What will happen to music in the next decade? Here are 10 predictions from me (and a few others).

Whenever I hold an event with a Q&A portion, someone inevitably asks “Now that we’re streaming so much music, what comes next?” An excellent question.

My answer references how things were in the early 1920s when the young recorded music industry was in a war with the even younger radio industry. Record labels hated the idea of radio playing their product. If people could get their music for free, who would buy records? Labels and musicians would be put out of work. Radio, meanwhile, said “Look, we’re giving you free promotion. You should be happy that we’re playing your stuff.”

This battle went on for a good 20 years before various forms of broadcast licensing were enacted and the two industries started working together for the greater good of all involved.

“We’re sort of in the same situation today,” I say. “A new technology is disrupting several old industries. How they’re going to end of working together–or not–will take years to figure out.”

Streaming is definitely the future. Take a look at this chart from Statista.

CD sales are in free fall. Digital album sales are down by over 25% from this time last year. The sales of digital tracks are cratering.

Basically, we’ve gone from buying music to renting it. It’s access over possession. Or, to transfer this into another historical context, we’re back in 1922 when we’re eschewing the option of buying records and instead listening to music for free on the radio.

The big difference, as you can see from the above chart, is that the record labels have figured things out a lot sooner than they did 100 years ago.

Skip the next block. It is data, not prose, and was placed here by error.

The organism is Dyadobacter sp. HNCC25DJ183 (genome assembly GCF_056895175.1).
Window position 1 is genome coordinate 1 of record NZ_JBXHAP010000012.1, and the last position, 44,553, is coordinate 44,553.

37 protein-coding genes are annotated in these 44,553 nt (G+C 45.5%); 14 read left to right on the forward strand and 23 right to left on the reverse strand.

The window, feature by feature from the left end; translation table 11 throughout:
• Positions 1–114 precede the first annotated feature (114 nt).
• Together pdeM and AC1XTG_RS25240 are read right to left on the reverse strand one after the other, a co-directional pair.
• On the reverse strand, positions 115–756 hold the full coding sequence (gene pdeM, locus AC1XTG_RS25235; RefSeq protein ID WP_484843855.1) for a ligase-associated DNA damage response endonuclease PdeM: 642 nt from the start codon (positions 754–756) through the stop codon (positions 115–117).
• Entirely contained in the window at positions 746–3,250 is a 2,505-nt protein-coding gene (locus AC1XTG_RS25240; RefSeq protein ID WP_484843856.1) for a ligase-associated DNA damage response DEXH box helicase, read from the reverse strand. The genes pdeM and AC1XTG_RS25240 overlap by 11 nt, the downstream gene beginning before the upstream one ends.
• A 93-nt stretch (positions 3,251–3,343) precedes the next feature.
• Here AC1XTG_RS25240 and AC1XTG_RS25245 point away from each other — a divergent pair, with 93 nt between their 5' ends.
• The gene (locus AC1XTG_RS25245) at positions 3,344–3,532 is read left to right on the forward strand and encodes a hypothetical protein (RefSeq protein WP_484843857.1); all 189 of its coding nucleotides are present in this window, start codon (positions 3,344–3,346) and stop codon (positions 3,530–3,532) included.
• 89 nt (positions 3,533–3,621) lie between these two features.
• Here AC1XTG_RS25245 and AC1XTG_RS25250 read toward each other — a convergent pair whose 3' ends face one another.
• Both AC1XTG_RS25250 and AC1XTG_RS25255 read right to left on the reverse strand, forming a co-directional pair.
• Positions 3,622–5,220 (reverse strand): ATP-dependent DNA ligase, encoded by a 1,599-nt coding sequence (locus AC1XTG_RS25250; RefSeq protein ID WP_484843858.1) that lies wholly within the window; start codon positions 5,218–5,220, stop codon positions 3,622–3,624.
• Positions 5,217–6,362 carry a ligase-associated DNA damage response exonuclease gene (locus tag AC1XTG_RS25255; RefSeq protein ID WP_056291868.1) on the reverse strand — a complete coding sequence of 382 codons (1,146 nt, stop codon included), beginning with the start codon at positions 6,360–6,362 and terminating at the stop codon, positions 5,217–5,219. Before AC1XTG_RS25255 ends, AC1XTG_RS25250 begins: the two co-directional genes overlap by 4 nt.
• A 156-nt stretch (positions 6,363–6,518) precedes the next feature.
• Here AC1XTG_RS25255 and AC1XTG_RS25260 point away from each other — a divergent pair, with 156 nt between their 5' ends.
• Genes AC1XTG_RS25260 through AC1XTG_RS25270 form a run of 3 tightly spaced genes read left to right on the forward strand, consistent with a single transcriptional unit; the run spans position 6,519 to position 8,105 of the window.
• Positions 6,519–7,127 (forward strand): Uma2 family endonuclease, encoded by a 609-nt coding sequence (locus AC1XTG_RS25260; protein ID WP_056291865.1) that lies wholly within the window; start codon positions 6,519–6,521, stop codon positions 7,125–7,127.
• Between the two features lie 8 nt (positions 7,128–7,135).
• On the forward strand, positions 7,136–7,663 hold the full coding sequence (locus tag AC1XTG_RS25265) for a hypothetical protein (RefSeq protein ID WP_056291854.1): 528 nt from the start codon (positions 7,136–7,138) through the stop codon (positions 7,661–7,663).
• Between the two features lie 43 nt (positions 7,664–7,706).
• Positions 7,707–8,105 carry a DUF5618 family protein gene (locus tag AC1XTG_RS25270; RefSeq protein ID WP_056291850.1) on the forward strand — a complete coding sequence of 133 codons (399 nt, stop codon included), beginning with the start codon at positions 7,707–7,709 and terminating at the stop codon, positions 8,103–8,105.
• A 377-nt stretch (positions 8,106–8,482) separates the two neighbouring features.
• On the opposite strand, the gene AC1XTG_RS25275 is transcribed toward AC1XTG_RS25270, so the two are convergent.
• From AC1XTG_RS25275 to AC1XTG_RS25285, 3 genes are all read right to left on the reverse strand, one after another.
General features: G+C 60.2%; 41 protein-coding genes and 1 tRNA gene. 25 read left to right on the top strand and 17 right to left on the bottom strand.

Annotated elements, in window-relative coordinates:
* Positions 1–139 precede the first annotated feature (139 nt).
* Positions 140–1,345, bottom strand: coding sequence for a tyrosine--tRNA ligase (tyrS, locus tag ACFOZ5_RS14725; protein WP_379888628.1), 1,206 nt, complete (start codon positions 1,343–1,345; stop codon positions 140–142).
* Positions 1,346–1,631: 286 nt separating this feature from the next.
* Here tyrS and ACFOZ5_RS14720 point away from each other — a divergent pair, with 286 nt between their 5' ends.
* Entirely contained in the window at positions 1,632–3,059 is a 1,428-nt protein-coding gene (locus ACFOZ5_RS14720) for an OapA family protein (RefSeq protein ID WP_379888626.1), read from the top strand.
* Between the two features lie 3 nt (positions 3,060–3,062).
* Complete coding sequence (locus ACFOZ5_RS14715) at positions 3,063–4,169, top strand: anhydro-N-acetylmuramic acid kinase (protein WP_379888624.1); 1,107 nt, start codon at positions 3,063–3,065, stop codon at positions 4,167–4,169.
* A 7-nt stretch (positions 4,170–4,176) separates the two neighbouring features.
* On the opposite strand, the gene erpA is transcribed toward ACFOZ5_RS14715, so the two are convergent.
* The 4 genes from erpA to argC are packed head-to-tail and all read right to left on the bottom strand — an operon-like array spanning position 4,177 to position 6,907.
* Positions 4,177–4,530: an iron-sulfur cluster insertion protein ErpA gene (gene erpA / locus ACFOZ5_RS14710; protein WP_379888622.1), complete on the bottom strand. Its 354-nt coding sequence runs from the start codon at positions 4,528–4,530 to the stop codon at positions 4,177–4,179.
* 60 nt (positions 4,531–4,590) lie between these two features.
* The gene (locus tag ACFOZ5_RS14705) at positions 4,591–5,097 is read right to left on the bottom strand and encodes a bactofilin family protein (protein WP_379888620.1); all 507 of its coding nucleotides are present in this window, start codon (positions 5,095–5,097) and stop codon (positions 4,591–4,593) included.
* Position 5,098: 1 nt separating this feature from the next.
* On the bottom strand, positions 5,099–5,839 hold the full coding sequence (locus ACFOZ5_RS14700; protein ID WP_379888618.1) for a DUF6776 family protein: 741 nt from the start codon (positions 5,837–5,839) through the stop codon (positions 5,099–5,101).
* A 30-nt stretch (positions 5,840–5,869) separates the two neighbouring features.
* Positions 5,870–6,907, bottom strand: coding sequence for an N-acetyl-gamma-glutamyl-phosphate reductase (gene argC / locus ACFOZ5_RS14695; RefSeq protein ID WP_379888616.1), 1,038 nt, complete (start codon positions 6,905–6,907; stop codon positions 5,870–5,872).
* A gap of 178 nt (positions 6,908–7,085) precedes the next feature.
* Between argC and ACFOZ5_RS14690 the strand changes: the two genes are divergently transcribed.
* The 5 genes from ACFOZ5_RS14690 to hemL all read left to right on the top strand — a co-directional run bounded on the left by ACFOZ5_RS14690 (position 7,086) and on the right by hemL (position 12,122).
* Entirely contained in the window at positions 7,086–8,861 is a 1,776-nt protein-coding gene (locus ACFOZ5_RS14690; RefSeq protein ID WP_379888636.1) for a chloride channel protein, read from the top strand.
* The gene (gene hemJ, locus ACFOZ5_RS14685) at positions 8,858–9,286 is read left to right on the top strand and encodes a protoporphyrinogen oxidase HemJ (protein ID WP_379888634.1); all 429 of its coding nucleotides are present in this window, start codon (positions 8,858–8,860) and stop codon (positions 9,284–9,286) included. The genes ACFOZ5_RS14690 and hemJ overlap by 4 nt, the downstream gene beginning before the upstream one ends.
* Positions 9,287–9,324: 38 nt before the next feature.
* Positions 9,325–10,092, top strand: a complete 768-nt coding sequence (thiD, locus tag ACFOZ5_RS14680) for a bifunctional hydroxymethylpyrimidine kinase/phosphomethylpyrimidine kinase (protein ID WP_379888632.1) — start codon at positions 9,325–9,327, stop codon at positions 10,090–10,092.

But back to the original question: What’s next for music? A couple of thoughts from me:

  1. AR and VR will be a big deal in the coming decade. We’re almost to the point where we can seamlessly participate in a live music event anywhere in the world from our living room.
  2. Meanwhile, the live music industry will have to adapt to the fact that fewer artists will be able to fill large arenas and stadiums. That could open the doors for a marriage between music and e-sports events.
  3. On a related note, the concept of releasing albums will continue to wane. Instead, we’ll get more EPs and a steady drip-drip-drip of singles. In fact, we’re already starting to see that, especially among the hip-hop crowd.
  4. And related to that, there will be an increasing emphasis on individual songs and where they end up on streaming services. This will probably mean a rise in the number of one-hit-wonders.
  5. The adoption of 5G technology is going to open the doors to new tech that we haven’t even begun to imagine yet. Music will inevitably figure into this somehow. (See point 1)
  6. Streaming music services will restructure their deals with labels so they are able to sign artists directly.
  7. Look for the streaming services to get more into video (See points 1 and 3).
  8. Vinyl will survive. It’s the cockroach of music storage formats.
  9. The number of high-end recording studios will continue to shrink. They’re expensive to maintain and upgrade and will fall prey to economic realities. We’ll be left with a tight group of super-studios for people like superstar artists and orchestras assembled for movie soundtracks. (But even soundtracks don’t need a 65-piece orchestra anymore. You should see what composers alone can do with the latest gear.)
  10. How long will it be before we ditch headphones and earbuds for implanted bone induction chips?

The Junkee also has this article on what may happen.

“People are reading news on large sheets of chip wrapping, movies are kept on discs, MP3s are worth actual money, people shrug when you say the word ‘podcast’, emojis are still being called emoticons. Technology in all areas of our lives moved at a more rapid clip this decade than any preceding it. So, it only stands to reason that this pace will be accelerated in the roaring twenties.

“Looking at where things seem to be heading, we’ve made what will go down as some scarily accurate predictions about what the next decade has in store for all us. Act surprised!”

Keep reading.

Alan Cross

is an internationally known broadcaster, interviewer, writer, consultant, blogger and speaker. In his 30+ years in the music business, Alan has interviewed the biggest names in rock, from David Bowie and U2 to Pearl Jam and the Foo Fighters. He’s also known as a musicologist and documentarian through programs like The Ongoing History of New Music.

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